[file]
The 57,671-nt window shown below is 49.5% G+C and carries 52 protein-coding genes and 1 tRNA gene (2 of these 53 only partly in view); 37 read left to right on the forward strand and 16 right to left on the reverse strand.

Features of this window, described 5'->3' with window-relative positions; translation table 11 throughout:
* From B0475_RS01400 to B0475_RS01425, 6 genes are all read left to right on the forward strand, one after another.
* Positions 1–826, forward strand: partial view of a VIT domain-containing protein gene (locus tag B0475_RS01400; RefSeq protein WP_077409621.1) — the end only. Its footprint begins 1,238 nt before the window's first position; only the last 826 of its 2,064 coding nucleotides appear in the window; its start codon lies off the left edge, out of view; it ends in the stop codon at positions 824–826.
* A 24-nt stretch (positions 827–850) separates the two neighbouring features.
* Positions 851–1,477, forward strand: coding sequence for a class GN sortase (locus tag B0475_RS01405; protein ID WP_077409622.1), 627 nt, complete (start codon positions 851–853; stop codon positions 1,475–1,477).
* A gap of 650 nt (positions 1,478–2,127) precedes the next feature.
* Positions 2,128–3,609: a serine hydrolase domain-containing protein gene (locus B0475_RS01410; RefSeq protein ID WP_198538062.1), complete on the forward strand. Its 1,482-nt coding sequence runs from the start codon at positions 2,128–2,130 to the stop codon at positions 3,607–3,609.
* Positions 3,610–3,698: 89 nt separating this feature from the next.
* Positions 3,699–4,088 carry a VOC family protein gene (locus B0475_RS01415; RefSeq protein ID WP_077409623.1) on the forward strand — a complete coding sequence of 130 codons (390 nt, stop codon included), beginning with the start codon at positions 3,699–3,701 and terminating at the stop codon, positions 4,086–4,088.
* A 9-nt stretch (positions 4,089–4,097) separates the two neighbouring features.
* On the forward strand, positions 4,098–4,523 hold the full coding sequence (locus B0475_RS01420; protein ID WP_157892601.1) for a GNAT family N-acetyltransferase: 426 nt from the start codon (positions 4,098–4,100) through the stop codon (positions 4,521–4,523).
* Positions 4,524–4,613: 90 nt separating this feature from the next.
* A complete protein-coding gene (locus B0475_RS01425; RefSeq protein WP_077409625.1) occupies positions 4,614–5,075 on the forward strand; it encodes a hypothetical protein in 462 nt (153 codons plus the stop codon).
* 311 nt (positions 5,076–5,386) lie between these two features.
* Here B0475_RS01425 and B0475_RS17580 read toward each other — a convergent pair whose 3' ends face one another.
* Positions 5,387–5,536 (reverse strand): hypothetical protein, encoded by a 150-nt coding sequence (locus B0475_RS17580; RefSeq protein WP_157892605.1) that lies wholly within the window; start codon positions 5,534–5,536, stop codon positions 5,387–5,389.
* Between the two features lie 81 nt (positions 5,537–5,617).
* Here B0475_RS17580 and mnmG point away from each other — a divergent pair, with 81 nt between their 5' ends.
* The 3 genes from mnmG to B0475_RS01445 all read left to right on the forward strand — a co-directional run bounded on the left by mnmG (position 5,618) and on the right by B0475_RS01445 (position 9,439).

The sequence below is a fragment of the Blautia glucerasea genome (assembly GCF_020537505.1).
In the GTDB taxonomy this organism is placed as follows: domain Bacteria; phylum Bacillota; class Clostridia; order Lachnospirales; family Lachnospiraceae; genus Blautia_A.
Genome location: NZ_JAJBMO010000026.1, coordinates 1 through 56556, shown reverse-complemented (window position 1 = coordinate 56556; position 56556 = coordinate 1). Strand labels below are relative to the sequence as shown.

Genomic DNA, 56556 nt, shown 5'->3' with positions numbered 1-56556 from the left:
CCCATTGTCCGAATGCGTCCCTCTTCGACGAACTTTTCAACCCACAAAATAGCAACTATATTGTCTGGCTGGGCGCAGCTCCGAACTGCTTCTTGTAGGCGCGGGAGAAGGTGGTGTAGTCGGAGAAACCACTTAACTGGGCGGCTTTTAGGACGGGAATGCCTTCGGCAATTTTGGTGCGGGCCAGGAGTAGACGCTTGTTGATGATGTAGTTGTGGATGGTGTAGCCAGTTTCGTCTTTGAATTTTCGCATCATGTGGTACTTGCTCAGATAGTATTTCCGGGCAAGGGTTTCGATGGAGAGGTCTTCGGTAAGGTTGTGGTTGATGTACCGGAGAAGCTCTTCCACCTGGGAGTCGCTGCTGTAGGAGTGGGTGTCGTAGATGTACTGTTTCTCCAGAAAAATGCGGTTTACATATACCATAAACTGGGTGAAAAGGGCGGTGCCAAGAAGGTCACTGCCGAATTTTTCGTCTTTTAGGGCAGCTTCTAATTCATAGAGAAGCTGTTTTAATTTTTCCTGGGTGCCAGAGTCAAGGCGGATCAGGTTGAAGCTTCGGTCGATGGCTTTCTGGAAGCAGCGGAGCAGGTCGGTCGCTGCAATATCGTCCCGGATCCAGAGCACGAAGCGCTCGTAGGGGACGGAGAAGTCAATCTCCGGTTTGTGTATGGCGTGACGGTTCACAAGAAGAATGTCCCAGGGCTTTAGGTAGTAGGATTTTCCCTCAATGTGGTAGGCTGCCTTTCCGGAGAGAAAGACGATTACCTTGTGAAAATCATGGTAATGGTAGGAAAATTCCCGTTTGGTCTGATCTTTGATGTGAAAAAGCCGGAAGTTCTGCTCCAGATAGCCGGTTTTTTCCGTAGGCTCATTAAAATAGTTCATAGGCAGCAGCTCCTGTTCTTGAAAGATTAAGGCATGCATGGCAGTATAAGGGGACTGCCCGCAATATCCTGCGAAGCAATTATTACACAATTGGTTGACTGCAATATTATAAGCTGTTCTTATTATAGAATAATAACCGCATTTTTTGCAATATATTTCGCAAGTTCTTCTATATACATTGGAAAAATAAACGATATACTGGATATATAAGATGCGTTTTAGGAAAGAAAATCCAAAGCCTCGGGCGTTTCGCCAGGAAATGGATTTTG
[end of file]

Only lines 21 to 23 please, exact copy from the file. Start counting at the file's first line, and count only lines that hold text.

The sequence below is a fragment of the Blautia glucerasea genome (assembly GCF_020537505.1).
In the GTDB taxonomy this organism is placed as follows: domain Bacteria; phylum Bacillota; class Clostridia; order Lachnospirales; family Lachnospiraceae; genus Blautia_A.
Genome location: NZ_JAJBMO010000026.1, coordinates 1 through 56556, shown reverse-complemented (window position 1 = coordinate 56556; position 56556 = coordinate 1). Strand labels below are relative to the sequence as shown.